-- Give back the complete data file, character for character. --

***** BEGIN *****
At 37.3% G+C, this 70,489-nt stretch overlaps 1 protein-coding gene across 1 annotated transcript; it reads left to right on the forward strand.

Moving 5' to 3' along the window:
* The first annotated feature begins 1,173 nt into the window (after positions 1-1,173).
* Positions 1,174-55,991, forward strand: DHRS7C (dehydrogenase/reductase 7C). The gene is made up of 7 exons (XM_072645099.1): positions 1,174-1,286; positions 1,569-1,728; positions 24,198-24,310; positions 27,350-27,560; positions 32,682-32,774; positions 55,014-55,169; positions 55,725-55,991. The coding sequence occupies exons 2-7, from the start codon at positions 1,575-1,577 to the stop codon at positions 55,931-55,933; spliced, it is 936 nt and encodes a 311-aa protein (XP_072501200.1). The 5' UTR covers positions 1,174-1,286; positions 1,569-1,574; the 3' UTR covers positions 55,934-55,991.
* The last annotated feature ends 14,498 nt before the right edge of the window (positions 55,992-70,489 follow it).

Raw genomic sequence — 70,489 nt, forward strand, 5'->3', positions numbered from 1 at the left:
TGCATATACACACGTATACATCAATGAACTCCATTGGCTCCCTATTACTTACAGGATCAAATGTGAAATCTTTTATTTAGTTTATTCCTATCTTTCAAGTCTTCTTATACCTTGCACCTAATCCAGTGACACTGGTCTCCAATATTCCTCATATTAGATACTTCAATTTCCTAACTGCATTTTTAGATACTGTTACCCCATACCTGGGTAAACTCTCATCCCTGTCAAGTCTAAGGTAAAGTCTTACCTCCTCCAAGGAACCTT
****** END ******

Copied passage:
At 37.3% G+C, this 70,489-nt stretch overlaps 1 protein-coding gene across 1 annotated transcript; it reads left to right on the forward strand.

Moving 5' to 3' along the window:
* The first annotated feature begins 1,173 nt into the window (after positions 1-1,173).
* Positions 1,174-55,991, forward strand: DHRS7C (dehydrogenase/reductase 7C). The gene is made up of 7 exons (XM_072645099.1): positions 1,174-1,286; positions 1,569-1,728; positions 24,198-24,310; positions 27,350-27,560; positions 32,682-32,774; positions 55,014-55,169; positions 55,725-55,991. The coding sequence occupies exons 2-7, from the start codon at positions 1,575-1,577 to the stop codon at positions 55,931-55,933; spliced, it is 936 nt and encodes a 311-aa protein (XP_072501200.1). The 5' UTR covers positions 1,174-1,286; positions 1,569-1,574; the 3' UTR covers positions 55,934-55,991.
* The last annotated feature ends 14,498 nt before the right edge of the window (positions 55,992-70,489 follow it).

Raw genomic sequence — 70,489 nt, forward strand, 5'->3', positions numbered from 1 at the left:
TGCATATACACACGTATACATCAATGAACTCCATTGGCTCCCTATTACTTACAGGATCAAATGTGAAATCTTTTATTTAGTTTATTCCTATCTTTCAAGTCTTCTTATACCTTGCACCTAATCCAGTGACACTGGTCTCCAATATTCCTCATATTAGATACTTCAATTTCCTAACTGCATTTTTAGATACTGTTACCCCATACCTGGGTAAACTCTCATCCCTGTCAAGTCTAAGGTAAAGTCTTACCTCCTCCAAGGAACCTT